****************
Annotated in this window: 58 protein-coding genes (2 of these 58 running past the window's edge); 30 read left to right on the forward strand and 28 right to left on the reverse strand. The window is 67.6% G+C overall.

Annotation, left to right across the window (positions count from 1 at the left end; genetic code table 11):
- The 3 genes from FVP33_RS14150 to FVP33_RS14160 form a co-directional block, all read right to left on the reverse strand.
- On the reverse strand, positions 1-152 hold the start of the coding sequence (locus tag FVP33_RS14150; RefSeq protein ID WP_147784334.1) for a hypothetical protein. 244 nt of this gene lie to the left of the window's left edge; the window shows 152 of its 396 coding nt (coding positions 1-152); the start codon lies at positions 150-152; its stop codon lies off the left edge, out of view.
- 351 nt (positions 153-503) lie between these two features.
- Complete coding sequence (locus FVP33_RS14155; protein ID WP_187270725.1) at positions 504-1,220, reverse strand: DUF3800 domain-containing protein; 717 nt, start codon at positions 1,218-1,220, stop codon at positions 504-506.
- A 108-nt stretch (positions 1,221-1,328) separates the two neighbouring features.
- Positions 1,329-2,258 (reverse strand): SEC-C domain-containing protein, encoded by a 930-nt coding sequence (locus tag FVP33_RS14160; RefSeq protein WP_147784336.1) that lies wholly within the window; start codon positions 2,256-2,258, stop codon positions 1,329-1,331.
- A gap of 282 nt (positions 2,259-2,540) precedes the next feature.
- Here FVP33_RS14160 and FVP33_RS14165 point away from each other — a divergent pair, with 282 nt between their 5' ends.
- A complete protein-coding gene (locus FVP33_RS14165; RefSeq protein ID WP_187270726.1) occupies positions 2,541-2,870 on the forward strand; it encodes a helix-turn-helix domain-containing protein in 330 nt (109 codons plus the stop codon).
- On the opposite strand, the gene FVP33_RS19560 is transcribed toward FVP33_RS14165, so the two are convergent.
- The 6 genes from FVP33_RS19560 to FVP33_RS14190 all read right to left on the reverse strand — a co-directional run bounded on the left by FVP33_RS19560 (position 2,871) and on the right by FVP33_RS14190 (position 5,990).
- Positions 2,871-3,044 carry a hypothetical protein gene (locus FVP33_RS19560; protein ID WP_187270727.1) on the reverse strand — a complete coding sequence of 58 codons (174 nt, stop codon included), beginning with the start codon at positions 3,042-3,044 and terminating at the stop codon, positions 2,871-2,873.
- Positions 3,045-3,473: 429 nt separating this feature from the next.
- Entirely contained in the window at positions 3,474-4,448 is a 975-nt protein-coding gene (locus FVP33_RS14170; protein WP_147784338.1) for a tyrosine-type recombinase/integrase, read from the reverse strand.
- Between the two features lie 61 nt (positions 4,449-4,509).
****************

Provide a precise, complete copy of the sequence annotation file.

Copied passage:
Annotated in this window: 58 protein-coding genes (2 of these 58 running past the window's edge); 30 read left to right on the forward strand and 28 right to left on the reverse strand. The window is 67.6% G+C overall.

Annotation, left to right across the window (positions count from 1 at the left end; genetic code table 11):
- The 3 genes from FVP33_RS14150 to FVP33_RS14160 form a co-directional block, all read right to left on the reverse strand.
- On the reverse strand, positions 1-152 hold the start of the coding sequence (locus tag FVP33_RS14150; RefSeq protein ID WP_147784334.1) for a hypothetical protein. 244 nt of this gene lie to the left of the window's left edge; the window shows 152 of its 396 coding nt (coding positions 1-152); the start codon lies at positions 150-152; its stop codon lies off the left edge, out of view.
- 351 nt (positions 153-503) lie between these two features.
- Complete coding sequence (locus FVP33_RS14155; protein ID WP_187270725.1) at positions 504-1,220, reverse strand: DUF3800 domain-containing protein; 717 nt, start codon at positions 1,218-1,220, stop codon at positions 504-506.
- A 108-nt stretch (positions 1,221-1,328) separates the two neighbouring features.
- Positions 1,329-2,258 (reverse strand): SEC-C domain-containing protein, encoded by a 930-nt coding sequence (locus tag FVP33_RS14160; RefSeq protein WP_147784336.1) that lies wholly within the window; start codon positions 2,256-2,258, stop codon positions 1,329-1,331.
- A gap of 282 nt (positions 2,259-2,540) precedes the next feature.
- Here FVP33_RS14160 and FVP33_RS14165 point away from each other — a divergent pair, with 282 nt between their 5' ends.
- A complete protein-coding gene (locus FVP33_RS14165; RefSeq protein ID WP_187270726.1) occupies positions 2,541-2,870 on the forward strand; it encodes a helix-turn-helix domain-containing protein in 330 nt (109 codons plus the stop codon).
- On the opposite strand, the gene FVP33_RS19560 is transcribed toward FVP33_RS14165, so the two are convergent.
- The 6 genes from FVP33_RS19560 to FVP33_RS14190 all read right to left on the reverse strand — a co-directional run bounded on the left by FVP33_RS19560 (position 2,871) and on the right by FVP33_RS14190 (position 5,990).
- Positions 2,871-3,044 carry a hypothetical protein gene (locus FVP33_RS19560; protein ID WP_187270727.1) on the reverse strand — a complete coding sequence of 58 codons (174 nt, stop codon included), beginning with the start codon at positions 3,042-3,044 and terminating at the stop codon, positions 2,871-2,873.
- Positions 3,045-3,473: 429 nt separating this feature from the next.
- Entirely contained in the window at positions 3,474-4,448 is a 975-nt protein-coding gene (locus FVP33_RS14170; protein WP_147784338.1) for a tyrosine-type recombinase/integrase, read from the reverse strand.
- Between the two features lie 61 nt (positions 4,449-4,509).